•The barman refuses to sell liquor to Carol Lynley because she is not over 21. She was actually 15 at the time of filming. She later says to Stan, "I like being kissed." I wish I could have jumped into the screen and offered her one myself!
•Stephen Joyce claims to be 18 years old in the episode, but in reality he was in fact 26 at the time of filming.
•The name of the bar is The Wooly Bear.
•Okay so she was only fifteen, but there is a very revealing cleavage shot of Carol Lynley at around 12 and a half minutes into the episode. Wow.
•When Jan screams "just leave me alone" to her aunt at the top of the stairs, I reacted by opening my eyes really wide!
HITCH'S PROLOGUE (1 minute 36 secs):|
"Good evening and thank you for being so prompt. I detest at being kept waiting. I thought you might be interested in this collection of gift selections. They range from conventional to rare. Here is the ever-popular revolver. It is an excellent means of establishing credit in a strange city. It is equally useful in the removal of unwanted or unsightly persons. Here is a jar of poison mushrooms for those smart alecks who know toadstools when they see them. Here we have a weapon that is primitive but effective. It is guaranteed to be fifty percent painless. You see, it takes two men to operate it and the one at this end doesn't feel a thing. And for the house frau whose aim with the family china is not what it used to be, here is a very handsome item... an exploding cream pitcher. Says on it 'God bless our happy home'. As for tonight's story, I won't tell you whether or not any of these weapons are used. You will have to watch and see. [close-up] I did think I had an example of a blunt instrument to show you, uh... Ah, yes. What could be more blunt than the following?"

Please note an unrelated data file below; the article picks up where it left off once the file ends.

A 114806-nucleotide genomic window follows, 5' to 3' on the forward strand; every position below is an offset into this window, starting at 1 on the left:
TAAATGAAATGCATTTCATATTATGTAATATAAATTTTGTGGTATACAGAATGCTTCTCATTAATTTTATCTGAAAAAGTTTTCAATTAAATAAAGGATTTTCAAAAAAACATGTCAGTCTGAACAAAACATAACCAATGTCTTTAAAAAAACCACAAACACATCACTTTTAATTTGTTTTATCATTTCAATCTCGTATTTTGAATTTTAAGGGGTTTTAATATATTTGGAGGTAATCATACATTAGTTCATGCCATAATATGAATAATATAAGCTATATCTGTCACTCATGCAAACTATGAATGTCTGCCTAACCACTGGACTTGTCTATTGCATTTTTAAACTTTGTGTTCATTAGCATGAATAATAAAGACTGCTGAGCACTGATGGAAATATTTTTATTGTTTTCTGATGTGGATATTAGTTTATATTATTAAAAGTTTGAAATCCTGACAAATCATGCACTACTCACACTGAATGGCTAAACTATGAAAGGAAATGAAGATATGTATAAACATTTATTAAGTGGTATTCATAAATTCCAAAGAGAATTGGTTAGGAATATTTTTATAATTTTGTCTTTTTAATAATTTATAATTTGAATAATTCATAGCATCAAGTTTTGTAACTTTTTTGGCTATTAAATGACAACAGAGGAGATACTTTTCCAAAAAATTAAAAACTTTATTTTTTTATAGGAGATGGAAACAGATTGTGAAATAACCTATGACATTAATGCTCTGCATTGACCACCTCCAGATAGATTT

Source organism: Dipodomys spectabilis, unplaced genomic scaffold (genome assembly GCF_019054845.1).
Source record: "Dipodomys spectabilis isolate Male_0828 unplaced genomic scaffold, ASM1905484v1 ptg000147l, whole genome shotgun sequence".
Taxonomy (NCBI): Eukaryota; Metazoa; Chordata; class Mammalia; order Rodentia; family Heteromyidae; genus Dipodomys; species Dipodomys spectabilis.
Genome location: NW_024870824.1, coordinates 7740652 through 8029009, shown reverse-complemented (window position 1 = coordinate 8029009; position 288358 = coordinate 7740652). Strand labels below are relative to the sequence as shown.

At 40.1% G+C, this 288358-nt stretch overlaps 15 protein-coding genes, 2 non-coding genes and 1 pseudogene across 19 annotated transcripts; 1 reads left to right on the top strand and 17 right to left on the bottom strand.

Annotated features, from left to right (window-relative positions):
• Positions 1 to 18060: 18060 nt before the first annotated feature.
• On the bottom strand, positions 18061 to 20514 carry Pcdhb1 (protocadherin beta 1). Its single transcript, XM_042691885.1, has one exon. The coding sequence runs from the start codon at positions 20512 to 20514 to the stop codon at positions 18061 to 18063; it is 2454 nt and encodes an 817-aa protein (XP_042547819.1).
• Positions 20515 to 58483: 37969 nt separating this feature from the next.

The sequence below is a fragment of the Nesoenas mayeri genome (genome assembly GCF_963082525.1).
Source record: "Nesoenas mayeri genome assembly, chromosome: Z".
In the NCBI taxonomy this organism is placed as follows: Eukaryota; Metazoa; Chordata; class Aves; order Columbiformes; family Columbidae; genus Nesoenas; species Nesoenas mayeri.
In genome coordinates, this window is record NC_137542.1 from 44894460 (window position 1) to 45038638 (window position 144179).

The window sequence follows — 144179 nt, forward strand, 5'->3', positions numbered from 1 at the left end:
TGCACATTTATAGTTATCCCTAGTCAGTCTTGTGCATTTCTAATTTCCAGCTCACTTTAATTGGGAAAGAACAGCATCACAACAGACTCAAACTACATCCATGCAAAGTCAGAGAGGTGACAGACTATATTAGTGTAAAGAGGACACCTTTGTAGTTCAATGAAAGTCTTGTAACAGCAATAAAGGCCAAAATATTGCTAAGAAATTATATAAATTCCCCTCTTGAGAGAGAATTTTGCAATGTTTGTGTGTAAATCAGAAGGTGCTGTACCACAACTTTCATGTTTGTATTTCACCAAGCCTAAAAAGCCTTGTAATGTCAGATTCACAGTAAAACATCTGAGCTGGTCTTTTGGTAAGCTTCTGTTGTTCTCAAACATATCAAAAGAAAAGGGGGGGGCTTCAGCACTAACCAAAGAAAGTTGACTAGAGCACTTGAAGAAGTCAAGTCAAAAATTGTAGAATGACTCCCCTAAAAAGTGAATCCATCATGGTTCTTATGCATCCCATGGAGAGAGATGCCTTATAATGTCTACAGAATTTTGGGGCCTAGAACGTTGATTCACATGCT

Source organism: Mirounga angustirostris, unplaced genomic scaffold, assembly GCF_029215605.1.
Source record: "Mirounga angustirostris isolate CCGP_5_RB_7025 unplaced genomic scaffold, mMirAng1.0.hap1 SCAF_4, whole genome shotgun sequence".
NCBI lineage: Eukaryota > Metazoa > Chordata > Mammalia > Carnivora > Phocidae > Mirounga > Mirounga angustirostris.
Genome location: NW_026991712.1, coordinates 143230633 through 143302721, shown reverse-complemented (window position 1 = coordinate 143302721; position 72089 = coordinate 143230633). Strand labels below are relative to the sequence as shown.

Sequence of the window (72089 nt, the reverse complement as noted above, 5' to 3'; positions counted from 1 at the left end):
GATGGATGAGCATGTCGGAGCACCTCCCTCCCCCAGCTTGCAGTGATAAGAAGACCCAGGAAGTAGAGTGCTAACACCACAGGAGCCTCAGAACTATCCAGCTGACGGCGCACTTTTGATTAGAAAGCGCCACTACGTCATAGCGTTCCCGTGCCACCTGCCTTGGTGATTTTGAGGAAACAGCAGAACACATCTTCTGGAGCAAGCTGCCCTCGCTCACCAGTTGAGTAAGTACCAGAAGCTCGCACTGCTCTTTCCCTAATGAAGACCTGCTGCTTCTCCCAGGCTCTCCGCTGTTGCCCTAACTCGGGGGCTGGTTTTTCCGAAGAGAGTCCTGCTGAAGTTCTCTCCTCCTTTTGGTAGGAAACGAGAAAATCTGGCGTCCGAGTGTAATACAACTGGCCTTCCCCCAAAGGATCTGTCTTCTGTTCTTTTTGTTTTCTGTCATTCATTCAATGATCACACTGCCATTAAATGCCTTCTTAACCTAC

HITCH'S EPILOGUE (41 secs):
"Well she had me fooled. After all, anyone who would bludgeon her elderly aunt can't be all bad. And now while I'm briefly away, I'd like to show you still another lethal weapon. If used in large quantities, one of these can bore a person to death. [commercial break] When the dosage is as limited as that, there's no danger. After all, a one minute commercial never hurt anyone. We have another play prepared to show you next week. I hope you'll join us then. Good night."
IN MY HUMBLE OPINION...